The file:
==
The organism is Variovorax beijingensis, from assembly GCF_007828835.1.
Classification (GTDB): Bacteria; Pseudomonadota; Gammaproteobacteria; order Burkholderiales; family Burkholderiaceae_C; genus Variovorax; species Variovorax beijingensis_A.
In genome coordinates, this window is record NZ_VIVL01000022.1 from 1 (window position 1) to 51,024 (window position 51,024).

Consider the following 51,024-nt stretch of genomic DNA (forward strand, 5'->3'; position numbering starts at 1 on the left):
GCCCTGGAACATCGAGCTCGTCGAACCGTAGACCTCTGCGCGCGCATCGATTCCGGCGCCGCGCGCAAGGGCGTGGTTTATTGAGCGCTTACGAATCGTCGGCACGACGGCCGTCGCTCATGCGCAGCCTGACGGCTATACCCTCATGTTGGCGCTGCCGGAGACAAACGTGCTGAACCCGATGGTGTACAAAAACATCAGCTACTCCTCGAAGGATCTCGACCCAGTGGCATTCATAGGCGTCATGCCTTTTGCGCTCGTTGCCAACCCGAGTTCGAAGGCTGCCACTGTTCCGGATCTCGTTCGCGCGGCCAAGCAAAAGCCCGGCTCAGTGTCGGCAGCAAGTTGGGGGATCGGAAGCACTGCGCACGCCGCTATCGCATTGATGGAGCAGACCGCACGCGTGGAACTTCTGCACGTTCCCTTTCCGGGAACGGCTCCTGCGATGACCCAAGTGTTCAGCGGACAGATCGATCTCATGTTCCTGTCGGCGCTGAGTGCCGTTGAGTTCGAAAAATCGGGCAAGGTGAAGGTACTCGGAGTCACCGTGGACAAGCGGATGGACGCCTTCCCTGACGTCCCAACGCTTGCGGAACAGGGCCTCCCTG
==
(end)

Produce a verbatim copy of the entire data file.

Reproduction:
The organism is Variovorax beijingensis, from assembly GCF_007828835.1.
Classification (GTDB): Bacteria; Pseudomonadota; Gammaproteobacteria; order Burkholderiales; family Burkholderiaceae_C; genus Variovorax; species Variovorax beijingensis_A.
In genome coordinates, this window is record NZ_VIVL01000022.1 from 1 (window position 1) to 51,024 (window position 51,024).

Consider the following 51,024-nt stretch of genomic DNA (forward strand, 5'->3'; position numbering starts at 1 on the left):
GCCCTGGAACATCGAGCTCGTCGAACCGTAGACCTCTGCGCGCGCATCGATTCCGGCGCCGCGCGCAAGGGCGTGGTTTATTGAGCGCTTACGAATCGTCGGCACGACGGCCGTCGCTCATGCGCAGCCTGACGGCTATACCCTCATGTTGGCGCTGCCGGAGACAAACGTGCTGAACCCGATGGTGTACAAAAACATCAGCTACTCCTCGAAGGATCTCGACCCAGTGGCATTCATAGGCGTCATGCCTTTTGCGCTCGTTGCCAACCCGAGTTCGAAGGCTGCCACTGTTCCGGATCTCGTTCGCGCGGCCAAGCAAAAGCCCGGCTCAGTGTCGGCAGCAAGTTGGGGGATCGGAAGCACTGCGCACGCCGCTATCGCATTGATGGAGCAGACCGCACGCGTGGAACTTCTGCACGTTCCCTTTCCGGGAACGGCTCCTGCGATGACCCAAGTGTTCAGCGGACAGATCGATCTCATGTTCCTGTCGGCGCTGAGTGCCGTTGAGTTCGAAAAATCGGGCAAGGTGAAGGTACTCGGAGTCACCGTGGACAAGCGGATGGACGCCTTCCCTGACGTCCCAACGCTTGCGGAACAGGGCCTCCCTG